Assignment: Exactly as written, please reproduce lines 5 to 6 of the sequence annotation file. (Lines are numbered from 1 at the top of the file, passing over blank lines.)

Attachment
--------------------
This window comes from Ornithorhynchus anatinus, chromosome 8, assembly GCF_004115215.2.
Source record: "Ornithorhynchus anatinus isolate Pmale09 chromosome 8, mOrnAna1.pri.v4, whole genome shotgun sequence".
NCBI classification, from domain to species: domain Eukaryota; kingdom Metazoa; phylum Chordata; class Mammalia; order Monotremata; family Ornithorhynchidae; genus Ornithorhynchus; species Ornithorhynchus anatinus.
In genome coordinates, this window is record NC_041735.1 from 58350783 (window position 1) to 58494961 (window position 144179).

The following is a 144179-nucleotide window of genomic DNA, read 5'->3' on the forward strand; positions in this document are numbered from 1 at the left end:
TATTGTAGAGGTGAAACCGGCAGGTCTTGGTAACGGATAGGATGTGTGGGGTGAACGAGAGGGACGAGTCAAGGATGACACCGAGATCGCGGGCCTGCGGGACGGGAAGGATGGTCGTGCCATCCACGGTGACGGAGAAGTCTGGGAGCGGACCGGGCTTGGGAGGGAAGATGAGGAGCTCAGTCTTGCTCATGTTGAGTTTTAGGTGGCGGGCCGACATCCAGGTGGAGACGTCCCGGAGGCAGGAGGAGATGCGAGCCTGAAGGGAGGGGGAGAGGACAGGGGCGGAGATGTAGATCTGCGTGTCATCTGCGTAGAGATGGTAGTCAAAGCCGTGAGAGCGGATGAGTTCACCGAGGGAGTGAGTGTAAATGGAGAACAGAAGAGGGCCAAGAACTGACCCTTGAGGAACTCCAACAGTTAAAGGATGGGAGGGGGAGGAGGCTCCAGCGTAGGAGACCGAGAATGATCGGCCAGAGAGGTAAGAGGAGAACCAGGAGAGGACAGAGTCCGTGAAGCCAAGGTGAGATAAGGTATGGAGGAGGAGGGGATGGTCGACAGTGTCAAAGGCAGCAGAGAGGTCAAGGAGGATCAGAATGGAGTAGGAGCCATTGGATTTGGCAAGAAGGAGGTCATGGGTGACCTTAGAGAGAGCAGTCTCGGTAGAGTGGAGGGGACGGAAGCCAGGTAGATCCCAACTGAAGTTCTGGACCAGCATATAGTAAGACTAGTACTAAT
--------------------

The following is a 144179-nucleotide window of genomic DNA, read 5'->3' on the forward strand; positions in this document are numbered from 1 at the left end:
TATTGTAGAGGTGAAACCGGCAGGTCTTGGTAACGGATAGGATGTGTGGGGTGAACGAGAGGGACGAGTCAAGGATGACACCGAGATCGCGGGCCTGCGGGACGGGAAGGATGGTCGTGCCATCCACGGTGACGGAGAAGTCTGGGAGCGGACCGGGCTTGGGAGGGAAGATGAGGAGCTCAGTCTTGCTCATGTTGAGTTTTAGGTGGCGGGCCGACATCCAGGTGGAGACGTCCCGGAGGCAGGAGGAGATGCGAGCCTGAAGGGAGGGGGAGAGGACAGGGGCGGAGATGTAGATCTGCGTGTCATCTGCGTAGAGATGGTAGTCAAAGCCGTGAGAGCGGATGAGTTCACCGAGGGAGTGAGTGTAAATGGAGAACAGAAGAGGGCCAAGAACTGACCCTTGAGGAACTCCAACAGTTAAAGGATGGGAGGGGGAGGAGGCTCCAGCGTAGGAGACCGAGAATGATCGGCCAGAGAGGTAAGAGGAGAACCAGGAGAGGACAGAGTCCGTGAAGCCAAGGTGAGATAAGGTATGGAGGAGGAGGGGATGGTCGACAGTGTCAAAGGCAGCAGAGAGGTCAAGGAGGATCAGAATGGAGTAGGAGCCATTGGATTTGGCAAGAAGGAGGTCATGGGTGACCTTAGAGAGAGCAGTCTCGGTAGAGTGGAGGGGACGGAAGCCAGGTAGATCCCAACTGAAGTTCTGGACCAGCATATAGTAAGACTAGTACTAAT